More recently, both teams have basically become laughingstocks. The Browns appear on their way to another miserable season in 2010, and Minnesota's awful 15-67 record in 2009-10 was overshadowed by New Jersey's pitiful year.
Before these guys became jokes in their leagues, they were actually quite successful.
From 1988 to 1999, Buffalo made the playoffs just about every year, and in the early '90s made four consecutive Super Bowls, losing them all.
New Jersey made the playoffs a number of times in the '80s and '90s, although they did not make it past the first round until the 2000-01 season, when they made the Finals twice in a row, losing both times.
Like the Bills, who had the bad luck of running into some majorly good teams when they made their Super Bowls in Dallas, Washington and the New York Giants, the Nets were unfortunate in having to square off against the L.A. Lakers and San Antonio Spurs in their championship round appearances.
Consistent winning is a good thing, but you need to eventually break through and win a championship to be considered a great franchise.
The New Orleans Hornets, who started out in Charlotte, have been in the postseason pretty regularly for a team that's never been to the Finals.
Minnesota has played in four Super Bowls, but are so far championship-less.
Both franchises have truly special talents who they hope will put them over the top in Chris Paul and Adrian Peterson.
They also dealt with their fair share of distractions this past offseason, with the Vikings unsure whether or not Brett Favre would return and the Hornets having to deal with Paul talking about being traded.
In recent years, the Knicks and Raiders have made headlines and been the subject of many jokes due to seeming front-office incompetence.
Fans in New York and Oakland are among the best in both sports and are starving for competitive teams.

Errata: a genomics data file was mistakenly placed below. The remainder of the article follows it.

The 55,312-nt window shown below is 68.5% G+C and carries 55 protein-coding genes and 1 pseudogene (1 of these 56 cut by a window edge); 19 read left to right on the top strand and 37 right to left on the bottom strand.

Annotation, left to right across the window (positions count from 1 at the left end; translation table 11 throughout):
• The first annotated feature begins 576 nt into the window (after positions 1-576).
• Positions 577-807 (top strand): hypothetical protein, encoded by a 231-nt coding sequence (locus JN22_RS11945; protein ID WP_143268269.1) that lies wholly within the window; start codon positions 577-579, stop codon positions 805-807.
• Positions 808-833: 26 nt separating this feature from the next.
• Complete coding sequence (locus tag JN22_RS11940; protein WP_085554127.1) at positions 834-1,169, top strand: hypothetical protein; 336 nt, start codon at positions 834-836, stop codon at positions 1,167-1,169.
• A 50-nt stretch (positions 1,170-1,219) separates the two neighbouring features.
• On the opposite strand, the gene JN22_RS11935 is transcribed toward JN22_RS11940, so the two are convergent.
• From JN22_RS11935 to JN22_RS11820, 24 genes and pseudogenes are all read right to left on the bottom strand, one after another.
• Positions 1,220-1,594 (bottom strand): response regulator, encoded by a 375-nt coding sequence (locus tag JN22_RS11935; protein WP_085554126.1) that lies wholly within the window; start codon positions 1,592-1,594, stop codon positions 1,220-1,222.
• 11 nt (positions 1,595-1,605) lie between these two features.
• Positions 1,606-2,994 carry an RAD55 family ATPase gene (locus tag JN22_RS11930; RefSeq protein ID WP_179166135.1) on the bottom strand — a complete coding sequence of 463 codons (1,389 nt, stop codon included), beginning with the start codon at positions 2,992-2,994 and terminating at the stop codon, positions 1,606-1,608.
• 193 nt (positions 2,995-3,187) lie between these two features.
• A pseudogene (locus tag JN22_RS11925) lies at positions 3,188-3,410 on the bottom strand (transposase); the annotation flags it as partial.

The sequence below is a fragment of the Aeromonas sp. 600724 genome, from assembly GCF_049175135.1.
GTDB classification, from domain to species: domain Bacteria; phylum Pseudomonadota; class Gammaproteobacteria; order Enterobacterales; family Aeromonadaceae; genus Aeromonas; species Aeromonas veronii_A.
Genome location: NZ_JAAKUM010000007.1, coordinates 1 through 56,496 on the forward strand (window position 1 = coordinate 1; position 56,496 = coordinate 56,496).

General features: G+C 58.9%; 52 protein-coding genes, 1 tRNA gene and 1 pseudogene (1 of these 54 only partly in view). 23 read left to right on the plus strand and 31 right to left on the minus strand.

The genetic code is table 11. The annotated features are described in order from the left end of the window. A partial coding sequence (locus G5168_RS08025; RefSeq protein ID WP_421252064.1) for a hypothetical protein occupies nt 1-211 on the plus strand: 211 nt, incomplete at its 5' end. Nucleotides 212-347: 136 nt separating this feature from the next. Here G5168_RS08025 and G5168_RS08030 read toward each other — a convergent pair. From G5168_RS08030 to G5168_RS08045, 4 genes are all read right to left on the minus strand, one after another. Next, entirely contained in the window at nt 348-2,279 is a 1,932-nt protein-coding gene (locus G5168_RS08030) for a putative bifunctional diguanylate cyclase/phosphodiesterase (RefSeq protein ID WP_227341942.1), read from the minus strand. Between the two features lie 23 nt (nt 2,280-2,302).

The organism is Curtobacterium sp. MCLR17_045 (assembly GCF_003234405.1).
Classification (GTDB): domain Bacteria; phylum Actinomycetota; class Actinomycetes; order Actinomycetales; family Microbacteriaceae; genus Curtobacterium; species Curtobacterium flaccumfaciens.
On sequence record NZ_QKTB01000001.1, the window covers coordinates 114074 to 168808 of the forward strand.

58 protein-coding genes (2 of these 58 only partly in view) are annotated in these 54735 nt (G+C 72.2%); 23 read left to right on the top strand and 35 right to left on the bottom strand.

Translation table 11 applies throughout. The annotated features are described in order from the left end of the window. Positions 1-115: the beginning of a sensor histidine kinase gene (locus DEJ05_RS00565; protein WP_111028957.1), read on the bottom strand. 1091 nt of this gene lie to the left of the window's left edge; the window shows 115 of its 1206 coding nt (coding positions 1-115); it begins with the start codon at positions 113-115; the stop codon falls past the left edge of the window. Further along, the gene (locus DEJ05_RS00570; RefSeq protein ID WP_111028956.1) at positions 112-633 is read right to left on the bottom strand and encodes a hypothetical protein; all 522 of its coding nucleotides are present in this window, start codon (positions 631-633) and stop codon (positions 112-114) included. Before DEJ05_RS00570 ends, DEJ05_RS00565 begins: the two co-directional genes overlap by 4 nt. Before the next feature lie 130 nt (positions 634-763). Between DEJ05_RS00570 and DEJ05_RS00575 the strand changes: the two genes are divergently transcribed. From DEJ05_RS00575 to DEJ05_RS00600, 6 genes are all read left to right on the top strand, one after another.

The Knicks won two championships before the NBA-ABA merger, but have been back to the Finals just twice since then, losing to the Houston Rockets and San Antonio Spurs.
They had the misfortune of having some of their best seasons while Michael Jordan was around.
The Raiders have won three Super Bowls, but have made it back only one time since then, losing badly to the Tampa Bay Buccaneers in Super Bowl XXXVII.
They also had some bad luck that year, running into former coach Jon Gruden in that game, who knew everything there was to know about the team and gameplanned accordingly.
After controversially relocating from Cleveland, the Baltimore Ravens used their first ever draft pick in 1996 to select linebacker Ray Lewis, who has become one of the best of all time, leading the team to a Super Bowl victory in 2000.
Likewise, the Thunder were originally in Seattle, where they were loved by their fans.
The people of Seattle got to see Kevin Durant in person for one season, but will now have to watch from afar as he likely becomes one of the best ever and wins at least one championship in Oklahoma City.
While Orlando has had way more success than the hapless Bengals, both teams have played for a championship twice, both losing each time at the hands of some all-time great players.
Cincinnati twice fell to Joe Montana's 49ers; the Magic lost first to Hakeem Olajuwon and the Houston Rockets, then had the joy of facing Kobe Bryant and the L.A. Lakers two years ago.
The team's most notable players, Dwight Howard and Chad Ochocinco, have also been questioned about their commitment, with some believing they are more interested in fame and media attention than winning championships.
Two teams with their fair share of history and lore, their fans have been witness to some of the more legendary coaches and players in sports.
Philadelphia has been the home of Julius Erving, Wilt Chamberlain, Larry Brown and Allen Iverson; Green Bay has seen the likes of Vince Lombardi, Bart Starr and Brett Favre.
The Packers did most of their damage before the Super Bowl era, but have won the big game three times.
Winners of three NBA Championships, Philadelphia has won just once since its league's merger.
Since Peyton Manning has taken over as the Colts' quarterback, Indy's offense has been absolutely brilliant, seemingly incapable of being stopped at times.
In a similar fashion, when Steve Nash was brought back to Phoenix in 2004, the Suns' offense quickly became one of the best in the NBA, scoring quickly and at will.
What both teams became known for, however, was their inability to stop anyone defensively, and losses to huge rivals in San Antonio and New England.